Excuse me? As Hoffman surely knows -- she is, after all, also the Minister of Health -- creation of a national pharmacare plan will save Canadian taxpayers somewhere between $4 billion and $11 billion a year, as well as saving many lives, improving tens of thousands more, and easing an unjust financial burden on the most vulnerable Canadians.
 
So, with or without the TMX, Canada needs pharmacare!

That kind of disappointing malarkey is the sort of thing we'd expect from Kenney's B-Team UCP Caucus, not from New Democrats. But it is a clear symptom, to borrow a phrase from Peter C. Newman, of the distemper of our times. In the NDP's defence, from a political perspective, this will almost certainly play well to the home audience.

CBC Edmonton headlined the story yesterday, "Alberta fails to gain unanimous support for pipeline at western premiers' meeting," emphasizing what you might call the local angle over the more important story -- a national program with plenty of popular support that Canadians desperately need and neoliberal politicians and their paid lobbyists are desperately seeking an excuse to scuttle.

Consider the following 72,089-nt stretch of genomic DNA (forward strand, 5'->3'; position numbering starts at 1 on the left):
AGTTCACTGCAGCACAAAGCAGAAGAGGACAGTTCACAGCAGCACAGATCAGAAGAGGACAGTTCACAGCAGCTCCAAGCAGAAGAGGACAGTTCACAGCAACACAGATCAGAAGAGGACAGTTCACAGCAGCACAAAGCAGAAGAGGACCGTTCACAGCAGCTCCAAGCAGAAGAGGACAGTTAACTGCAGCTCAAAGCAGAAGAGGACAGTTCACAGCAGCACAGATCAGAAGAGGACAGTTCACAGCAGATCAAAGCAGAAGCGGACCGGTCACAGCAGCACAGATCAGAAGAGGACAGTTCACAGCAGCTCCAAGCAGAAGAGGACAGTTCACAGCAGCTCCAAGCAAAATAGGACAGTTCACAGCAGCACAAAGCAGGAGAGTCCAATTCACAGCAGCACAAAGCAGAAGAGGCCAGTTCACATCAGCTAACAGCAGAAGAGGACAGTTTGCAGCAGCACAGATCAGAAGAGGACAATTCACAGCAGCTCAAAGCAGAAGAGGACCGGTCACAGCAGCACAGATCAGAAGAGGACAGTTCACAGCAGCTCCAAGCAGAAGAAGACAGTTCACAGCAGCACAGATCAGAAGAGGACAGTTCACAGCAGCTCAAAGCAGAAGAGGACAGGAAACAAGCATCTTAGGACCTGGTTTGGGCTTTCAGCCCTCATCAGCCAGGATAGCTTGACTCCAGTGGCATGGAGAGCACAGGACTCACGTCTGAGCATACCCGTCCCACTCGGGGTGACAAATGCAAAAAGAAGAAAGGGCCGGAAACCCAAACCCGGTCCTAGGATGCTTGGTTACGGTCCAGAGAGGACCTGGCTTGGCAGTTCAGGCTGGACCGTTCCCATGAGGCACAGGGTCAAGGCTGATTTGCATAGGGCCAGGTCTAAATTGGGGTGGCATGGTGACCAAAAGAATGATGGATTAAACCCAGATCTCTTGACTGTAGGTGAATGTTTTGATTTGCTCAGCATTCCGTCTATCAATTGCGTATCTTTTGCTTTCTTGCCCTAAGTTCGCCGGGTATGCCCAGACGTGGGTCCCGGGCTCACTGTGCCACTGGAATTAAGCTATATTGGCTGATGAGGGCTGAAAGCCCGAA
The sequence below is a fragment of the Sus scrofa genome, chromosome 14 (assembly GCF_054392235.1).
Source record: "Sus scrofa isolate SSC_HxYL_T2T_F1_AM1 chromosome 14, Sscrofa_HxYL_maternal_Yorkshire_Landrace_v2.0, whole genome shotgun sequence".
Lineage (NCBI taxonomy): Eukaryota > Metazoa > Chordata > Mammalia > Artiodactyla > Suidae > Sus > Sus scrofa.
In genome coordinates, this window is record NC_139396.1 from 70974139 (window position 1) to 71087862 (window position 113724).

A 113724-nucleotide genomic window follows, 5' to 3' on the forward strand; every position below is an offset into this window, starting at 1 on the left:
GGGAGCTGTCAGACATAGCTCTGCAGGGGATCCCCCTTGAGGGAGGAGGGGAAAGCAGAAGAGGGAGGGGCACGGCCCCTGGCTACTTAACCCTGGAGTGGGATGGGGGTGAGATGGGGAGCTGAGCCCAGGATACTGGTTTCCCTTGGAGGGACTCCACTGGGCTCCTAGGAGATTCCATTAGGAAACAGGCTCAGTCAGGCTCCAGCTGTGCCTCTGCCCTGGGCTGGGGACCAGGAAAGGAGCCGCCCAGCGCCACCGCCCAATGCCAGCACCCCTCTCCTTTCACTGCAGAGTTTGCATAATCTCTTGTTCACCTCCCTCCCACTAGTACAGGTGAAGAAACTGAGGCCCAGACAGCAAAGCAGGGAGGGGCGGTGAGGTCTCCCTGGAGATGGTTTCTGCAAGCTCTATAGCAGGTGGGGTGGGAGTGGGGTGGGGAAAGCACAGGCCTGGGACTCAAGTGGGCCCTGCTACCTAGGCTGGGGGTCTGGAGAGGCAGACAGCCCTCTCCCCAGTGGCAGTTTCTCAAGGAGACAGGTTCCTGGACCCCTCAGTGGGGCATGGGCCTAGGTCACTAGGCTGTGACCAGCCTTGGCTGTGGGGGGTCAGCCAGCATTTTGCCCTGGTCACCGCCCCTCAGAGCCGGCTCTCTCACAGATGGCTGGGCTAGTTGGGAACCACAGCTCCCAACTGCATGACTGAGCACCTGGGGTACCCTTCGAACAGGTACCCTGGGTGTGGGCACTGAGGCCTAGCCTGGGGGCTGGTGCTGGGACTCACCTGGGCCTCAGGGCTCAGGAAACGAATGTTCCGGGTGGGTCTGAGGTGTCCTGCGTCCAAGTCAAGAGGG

No one should be shocked B.C. Premier John Horgan wasn't likely to experience a flash of light on the Road to Yellowknife and suddenly support the pipeline, which he ran against and managed to form a government in part by sticking to that position.

Mike Hudema of Greenpeace, presumably knowing how annoying this would sound to Albertans who are used to commenting self-righteously about Quebec's high taxes and "wasteful" social programs, observed that "if the Alberta government is worried about revenue maybe they should look at bringing their tax regime in line with the rest of the country and stop relying on a volatile source of revenue like oil."

Albertans should expect to hear that a lot more in the months and years ahead.

As for Kenney, if he had just kept his own counsel, I suppose, the UCP might have chalked this up as a minor victory of sorts, or at least preserved its dignity.

Instead, the Opposition leader was soon assailing the premier for adopting just the sort of tactics he's been demanding.